Translator is responsible for traversing the expression tree and generating the instruction (ex: SQL script) that can be understood by the underlying database.
Materializer is code generated at runtime to create optimized code for the user’s model. It’s responsible for reading back the database results and materializing them. This is also a part of the query compilation.
One thing EF does pretty well is it’s using cache to avoid the same expression getting compiled repeatedly.
As you can see, the cacheKey is based on the query expression. However, if we just use the query being passed to generate the cacheKey, there is one issue which is if there are multiple queries with the same structure but different parameters, multiple queries will get compiled and cached even if they are very much the same. For example:
To overcome this issue, EF Core extracts the parameters and generalizes the query.
Below is the query with id = 1 before generalizing:
And the query with id = 2 before generalizing:
As you can see, after generalizing both queries look the same now, let’s get back and update the diagram:
If you are working with Compiled Queries, the way it works is very the same, it takes your predefined query, extracts parameters, compiles the query, and returns a delegate (contains the logic to translate and materialize data), when you use that delegate to execute your query multiple times, it doesn’t need to go through the entire process again and again.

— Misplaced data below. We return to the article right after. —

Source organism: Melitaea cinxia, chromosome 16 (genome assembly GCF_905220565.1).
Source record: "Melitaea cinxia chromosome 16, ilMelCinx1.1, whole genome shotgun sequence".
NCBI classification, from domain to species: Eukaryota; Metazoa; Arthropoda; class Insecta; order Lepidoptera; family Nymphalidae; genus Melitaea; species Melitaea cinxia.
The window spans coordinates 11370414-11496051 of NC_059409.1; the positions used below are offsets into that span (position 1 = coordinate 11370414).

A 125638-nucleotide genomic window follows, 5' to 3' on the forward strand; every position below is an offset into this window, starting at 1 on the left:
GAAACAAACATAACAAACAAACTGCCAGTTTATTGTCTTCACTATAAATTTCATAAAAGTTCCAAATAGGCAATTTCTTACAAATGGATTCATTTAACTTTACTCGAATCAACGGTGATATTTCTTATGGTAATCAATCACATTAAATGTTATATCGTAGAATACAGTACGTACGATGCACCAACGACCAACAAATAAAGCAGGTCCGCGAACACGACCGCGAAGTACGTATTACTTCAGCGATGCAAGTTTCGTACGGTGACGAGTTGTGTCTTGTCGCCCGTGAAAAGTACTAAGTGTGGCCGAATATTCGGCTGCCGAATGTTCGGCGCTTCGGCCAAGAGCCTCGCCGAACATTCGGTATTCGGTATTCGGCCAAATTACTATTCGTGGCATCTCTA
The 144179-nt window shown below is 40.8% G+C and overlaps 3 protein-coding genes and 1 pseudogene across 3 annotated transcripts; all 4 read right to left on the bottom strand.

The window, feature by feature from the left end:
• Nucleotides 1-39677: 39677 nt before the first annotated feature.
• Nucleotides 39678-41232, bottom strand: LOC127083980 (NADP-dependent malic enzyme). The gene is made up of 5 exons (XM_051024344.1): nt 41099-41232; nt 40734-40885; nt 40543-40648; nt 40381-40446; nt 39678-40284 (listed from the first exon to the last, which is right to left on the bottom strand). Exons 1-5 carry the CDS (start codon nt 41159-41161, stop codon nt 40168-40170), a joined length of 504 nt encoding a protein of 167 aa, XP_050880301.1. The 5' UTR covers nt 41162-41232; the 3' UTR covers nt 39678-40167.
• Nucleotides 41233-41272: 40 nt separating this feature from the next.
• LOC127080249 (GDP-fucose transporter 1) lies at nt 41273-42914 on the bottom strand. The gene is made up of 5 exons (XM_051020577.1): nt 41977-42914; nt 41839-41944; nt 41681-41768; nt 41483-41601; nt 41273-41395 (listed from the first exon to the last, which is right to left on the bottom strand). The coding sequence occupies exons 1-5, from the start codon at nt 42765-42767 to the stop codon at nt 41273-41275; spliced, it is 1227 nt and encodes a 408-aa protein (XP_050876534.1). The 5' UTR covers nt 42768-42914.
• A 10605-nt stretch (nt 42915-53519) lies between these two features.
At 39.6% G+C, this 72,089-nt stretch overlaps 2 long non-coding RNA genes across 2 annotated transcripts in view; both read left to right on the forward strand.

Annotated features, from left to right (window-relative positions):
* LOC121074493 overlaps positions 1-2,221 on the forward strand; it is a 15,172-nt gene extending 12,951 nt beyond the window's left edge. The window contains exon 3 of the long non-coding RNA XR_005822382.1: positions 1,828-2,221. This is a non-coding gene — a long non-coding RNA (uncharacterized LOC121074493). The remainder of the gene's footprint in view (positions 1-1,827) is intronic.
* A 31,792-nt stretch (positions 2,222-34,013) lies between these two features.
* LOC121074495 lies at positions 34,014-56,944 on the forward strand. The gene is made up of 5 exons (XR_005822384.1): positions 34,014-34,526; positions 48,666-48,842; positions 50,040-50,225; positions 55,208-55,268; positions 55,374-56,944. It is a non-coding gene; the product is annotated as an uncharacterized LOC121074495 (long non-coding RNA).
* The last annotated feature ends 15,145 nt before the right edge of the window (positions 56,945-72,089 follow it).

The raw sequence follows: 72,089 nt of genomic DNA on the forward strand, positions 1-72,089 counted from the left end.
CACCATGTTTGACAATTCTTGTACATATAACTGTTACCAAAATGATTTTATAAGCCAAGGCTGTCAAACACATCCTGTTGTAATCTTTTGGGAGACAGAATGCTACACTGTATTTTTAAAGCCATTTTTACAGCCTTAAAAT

I also have a post related to Compiled Queries, in case you’re interested please check it out: Entity Framework Core Tips: Making Queries Run As Fast As Dapper
Now that we know the concepts about IQueryable, and Query Providers, and also understand how EF Core does all the hard work to process our LINQ queries effectively.
That should be the end of the Internals series, thanks for following up with me from the beginning, the diagrams in this article were drawn using draw.io, if you are interested please get the diagrams file here.